Facebook has disputed the Times’s characterization of its efforts to combat Moscow’s meddling, which the paper reports were worse than insufficient. According to the Times, executives not only sought to play down the degree to which Russians had used Facebook to manipulate American voters but also embarked on a campaign to discredit critics and turn attention toward other companies.
Most concerning is Facebook’s hiring of a public-relations firm, Definers, that played into conspiracy theories by linking grass-roots opposition to billionaire George Soros — while Facebook also lobbied a Jewish civil rights group to cast other negative rhetoric as anti-Semitic. These tactics exploit one of America’s deepest divides, amplifying the same political polarization Facebook claims it is trying to stop its platform from promoting. (Facebook CEO Mark Zuckerberg says he and chief operating officer Sheryl Sandberg were unaware of Definers’s involvement.)
It is strategies such as these that make it difficult to write off Facebook’s failings as part of a maturation process for the Silicon Valley start-up turned titan. Facebook may finally be wrapping its head around its responsibilities, but it refused to until it began to fear a regulatory onslaught, and even then, it went to great lengths to avoid a reckoning.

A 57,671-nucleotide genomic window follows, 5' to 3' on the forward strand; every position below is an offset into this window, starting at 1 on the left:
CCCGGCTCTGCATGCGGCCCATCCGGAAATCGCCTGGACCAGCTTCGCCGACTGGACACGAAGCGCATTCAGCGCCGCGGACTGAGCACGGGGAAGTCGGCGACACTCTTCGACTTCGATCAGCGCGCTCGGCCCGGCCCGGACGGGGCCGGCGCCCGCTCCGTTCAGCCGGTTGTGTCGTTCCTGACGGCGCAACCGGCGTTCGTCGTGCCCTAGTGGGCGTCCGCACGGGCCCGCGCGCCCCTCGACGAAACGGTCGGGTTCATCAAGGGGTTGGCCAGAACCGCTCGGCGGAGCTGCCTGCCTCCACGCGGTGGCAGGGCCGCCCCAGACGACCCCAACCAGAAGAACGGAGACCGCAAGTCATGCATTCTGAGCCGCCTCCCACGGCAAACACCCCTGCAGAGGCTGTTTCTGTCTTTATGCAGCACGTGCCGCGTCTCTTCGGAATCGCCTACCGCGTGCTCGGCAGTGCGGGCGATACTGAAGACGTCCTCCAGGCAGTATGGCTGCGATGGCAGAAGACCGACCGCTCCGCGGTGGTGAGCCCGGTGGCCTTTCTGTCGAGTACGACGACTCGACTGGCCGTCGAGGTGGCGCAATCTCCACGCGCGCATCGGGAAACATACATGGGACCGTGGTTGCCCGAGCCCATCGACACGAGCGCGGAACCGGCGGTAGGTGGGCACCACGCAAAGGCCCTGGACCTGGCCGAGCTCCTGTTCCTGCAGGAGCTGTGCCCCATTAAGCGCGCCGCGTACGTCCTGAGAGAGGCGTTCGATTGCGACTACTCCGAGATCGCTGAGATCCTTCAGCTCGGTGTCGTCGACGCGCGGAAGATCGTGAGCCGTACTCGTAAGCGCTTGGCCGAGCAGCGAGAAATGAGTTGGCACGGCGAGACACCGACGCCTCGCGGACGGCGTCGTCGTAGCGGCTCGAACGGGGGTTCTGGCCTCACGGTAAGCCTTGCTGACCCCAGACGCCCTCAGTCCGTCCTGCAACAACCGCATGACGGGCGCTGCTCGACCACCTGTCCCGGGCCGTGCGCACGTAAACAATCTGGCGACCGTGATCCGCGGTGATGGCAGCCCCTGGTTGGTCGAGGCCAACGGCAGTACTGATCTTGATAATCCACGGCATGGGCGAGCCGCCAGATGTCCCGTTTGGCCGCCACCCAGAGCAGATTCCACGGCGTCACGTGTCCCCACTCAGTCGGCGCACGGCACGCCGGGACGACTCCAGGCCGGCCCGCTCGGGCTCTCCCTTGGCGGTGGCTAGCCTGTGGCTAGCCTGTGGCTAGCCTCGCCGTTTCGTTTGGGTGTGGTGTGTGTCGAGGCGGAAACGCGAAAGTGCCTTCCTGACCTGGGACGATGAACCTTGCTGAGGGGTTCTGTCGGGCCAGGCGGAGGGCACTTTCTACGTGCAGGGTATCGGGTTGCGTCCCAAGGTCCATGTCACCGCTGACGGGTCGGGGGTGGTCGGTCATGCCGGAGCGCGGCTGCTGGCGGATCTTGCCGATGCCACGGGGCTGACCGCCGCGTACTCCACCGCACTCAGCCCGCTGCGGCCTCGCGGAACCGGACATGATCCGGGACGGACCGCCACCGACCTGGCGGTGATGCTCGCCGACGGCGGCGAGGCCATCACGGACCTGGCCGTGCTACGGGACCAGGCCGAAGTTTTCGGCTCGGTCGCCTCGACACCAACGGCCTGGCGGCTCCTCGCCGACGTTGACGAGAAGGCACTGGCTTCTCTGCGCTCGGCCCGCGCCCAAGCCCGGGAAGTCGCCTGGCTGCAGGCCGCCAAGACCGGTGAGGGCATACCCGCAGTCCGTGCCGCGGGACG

This reality underscores the need for Congress to keep pushing, even as Facebook takes strides of its own in policing its platform and keeping the public apprised of what that work looks like. The company announced Thursday that it would expand its appeals process for removals. Facebook will also start demoting “sensationalist and provocative content” that skirts its terms of service but does not violate them. And it will continue releasing transparency reports on the accounts and posts it does end up taking down.
These are all worthy endeavors. Congress’s role is to continue applying pressure to Facebook to ensure the company lives up to its promises — and to step in when it does not. Some areas for intervention are obvious: The Honest Ads Act, currently stalled in the Senate, would stop advertisers from hiding their identities from users. A robust federal privacy law would protect consumers’ data against incursions such as the Cambridge Analytica breach revealed this year.
At the core of the conversation, however, is a stickier subject: speech. There is danger in asking government to weigh in on what civilians can say and where they can say it. But whether Facebook can succeed on its own — without, at least, rules such as those Mr. Zuckerberg himself has proposed requiring companies to report the prevalence of malicious content on their sites and setting thresholds for reduction — seems less certain than ever before. Congress’s role over the next year will be to determine, through ceaseless scrutiny, whether the company is up to the task.